Part of the Computing fundamentals glossary:

1) A calculator is a device that performs arithmetic operations on numbers. The simplest calculators can do only addition, subtraction, multiplication, and division. More sophisticated calculators can handle exponent ial operations, roots, logarithm s, trigonometric functions, and hyperbolic functions. Internally, some calculators actually perform all of these functions by repeated processes of addition.

Most calculators these days require electricity to operate. Portable, battery-powered calculators are popular with engineers and engineering students. Before 1970, a more primitive form of calculator, the slide rule , was commonly used. It consisted of a slat of wood, called the slide, that could be moved in and out of a reinforced pair of slats. Both the slide and the outer pair of slats had calibrated numerical scales. A movable, transparent sleeve called the cursor was used to align numerals on the scales. The slide rule did not require any source of power, but its precision was limited, and it was necessary to climb a learning curve to become proficient with it.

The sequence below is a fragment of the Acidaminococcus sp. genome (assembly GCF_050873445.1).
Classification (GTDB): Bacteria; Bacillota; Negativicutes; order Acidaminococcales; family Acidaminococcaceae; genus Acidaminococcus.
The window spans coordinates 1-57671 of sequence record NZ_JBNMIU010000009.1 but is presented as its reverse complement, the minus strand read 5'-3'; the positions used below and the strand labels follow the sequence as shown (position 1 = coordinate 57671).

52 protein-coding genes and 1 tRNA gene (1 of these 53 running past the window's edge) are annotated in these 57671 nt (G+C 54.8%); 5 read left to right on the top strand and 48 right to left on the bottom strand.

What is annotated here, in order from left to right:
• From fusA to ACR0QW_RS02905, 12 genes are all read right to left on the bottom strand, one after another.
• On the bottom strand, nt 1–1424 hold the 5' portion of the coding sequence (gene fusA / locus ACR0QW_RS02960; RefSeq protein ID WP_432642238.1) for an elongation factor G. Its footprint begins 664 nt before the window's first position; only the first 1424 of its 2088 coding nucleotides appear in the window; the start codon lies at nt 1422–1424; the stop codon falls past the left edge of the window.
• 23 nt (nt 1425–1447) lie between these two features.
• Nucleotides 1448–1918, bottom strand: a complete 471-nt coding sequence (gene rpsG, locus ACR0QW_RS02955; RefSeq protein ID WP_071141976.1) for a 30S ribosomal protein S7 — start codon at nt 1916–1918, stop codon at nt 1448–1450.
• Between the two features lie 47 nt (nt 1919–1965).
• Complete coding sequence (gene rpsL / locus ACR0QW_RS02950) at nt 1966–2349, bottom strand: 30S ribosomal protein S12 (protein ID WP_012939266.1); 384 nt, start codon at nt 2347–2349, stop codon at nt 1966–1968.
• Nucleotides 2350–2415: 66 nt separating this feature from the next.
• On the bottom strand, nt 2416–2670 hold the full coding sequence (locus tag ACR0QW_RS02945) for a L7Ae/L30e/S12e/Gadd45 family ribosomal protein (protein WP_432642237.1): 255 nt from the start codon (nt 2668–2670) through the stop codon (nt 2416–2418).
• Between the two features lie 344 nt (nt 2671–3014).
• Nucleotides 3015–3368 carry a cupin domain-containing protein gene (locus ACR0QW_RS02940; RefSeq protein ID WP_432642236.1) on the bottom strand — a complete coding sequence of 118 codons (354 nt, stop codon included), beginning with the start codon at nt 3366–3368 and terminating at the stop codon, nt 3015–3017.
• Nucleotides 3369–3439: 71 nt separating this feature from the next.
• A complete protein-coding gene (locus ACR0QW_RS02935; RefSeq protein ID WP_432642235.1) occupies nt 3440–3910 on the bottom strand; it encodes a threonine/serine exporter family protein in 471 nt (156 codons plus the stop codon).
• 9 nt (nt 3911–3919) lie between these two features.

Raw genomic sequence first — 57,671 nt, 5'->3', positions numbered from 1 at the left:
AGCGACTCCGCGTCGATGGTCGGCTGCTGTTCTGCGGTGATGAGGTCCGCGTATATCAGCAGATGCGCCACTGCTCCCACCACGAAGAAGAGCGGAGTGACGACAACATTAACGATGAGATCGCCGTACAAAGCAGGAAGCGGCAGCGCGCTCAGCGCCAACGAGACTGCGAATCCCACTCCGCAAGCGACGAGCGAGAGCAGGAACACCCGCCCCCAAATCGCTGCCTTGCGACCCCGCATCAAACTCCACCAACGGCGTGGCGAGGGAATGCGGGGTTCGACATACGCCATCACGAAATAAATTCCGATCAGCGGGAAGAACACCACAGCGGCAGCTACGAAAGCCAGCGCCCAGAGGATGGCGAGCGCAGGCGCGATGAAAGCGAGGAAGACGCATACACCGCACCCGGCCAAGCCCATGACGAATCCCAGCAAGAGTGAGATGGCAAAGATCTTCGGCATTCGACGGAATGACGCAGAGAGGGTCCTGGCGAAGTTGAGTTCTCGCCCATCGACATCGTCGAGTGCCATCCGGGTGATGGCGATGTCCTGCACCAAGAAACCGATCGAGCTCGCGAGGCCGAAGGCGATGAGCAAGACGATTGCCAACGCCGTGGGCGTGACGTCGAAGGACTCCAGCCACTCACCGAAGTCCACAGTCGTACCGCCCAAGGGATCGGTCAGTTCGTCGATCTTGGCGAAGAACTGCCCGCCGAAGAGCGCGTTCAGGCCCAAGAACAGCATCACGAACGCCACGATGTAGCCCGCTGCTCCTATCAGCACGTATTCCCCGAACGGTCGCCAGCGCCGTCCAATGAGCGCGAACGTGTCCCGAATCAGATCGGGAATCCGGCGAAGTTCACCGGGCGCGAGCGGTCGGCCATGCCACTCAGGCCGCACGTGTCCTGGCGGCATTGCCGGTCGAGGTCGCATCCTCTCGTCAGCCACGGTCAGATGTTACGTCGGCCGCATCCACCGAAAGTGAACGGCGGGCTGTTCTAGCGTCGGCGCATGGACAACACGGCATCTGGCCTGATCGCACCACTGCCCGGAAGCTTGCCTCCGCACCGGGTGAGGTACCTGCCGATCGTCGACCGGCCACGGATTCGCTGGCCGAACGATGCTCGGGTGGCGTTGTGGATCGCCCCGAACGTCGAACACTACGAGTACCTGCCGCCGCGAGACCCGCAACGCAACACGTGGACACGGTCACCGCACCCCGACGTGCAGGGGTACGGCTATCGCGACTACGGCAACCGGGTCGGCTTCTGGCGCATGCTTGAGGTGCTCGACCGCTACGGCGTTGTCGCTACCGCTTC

One of the most primitive calculators, the abacus is still used in some regions of the Far East. The abacus uses groups of beads to denote numbers. Like the slide rule, the abacus requires no source of power. The beads are positioned in several parallel rows, and can be moved up and down to denote arithmetic operations. It is said that a skilled abacus user can do some calculations just as fast as a person equipped with a battery-powered calculator.

As calculators became more advanced during the 1970s, they became able to make computations involving variables (unknowns). These were the first personal computers. Today's personal computers can still perform such operations, and most are provided with a virtual calculator program that actually looks, on screen, like a handheld calculator. The buttons are actuated by pointing and clicking.

Theoretically, a modern computer is a calculator that works with binary numbers and has a much larger memory. But in the practical sense, a computer is far more than a mere calculator, because of the wide variety of non-computational tasks it can perform.

2) A calculator is a person who performs arithmetic or other mathematical calculations.

This was last updated in September 2005
Contributor(s): Dave Pridgeon, Chris Ruffley, and Daniel Singer
Posted by: Margaret Rouse

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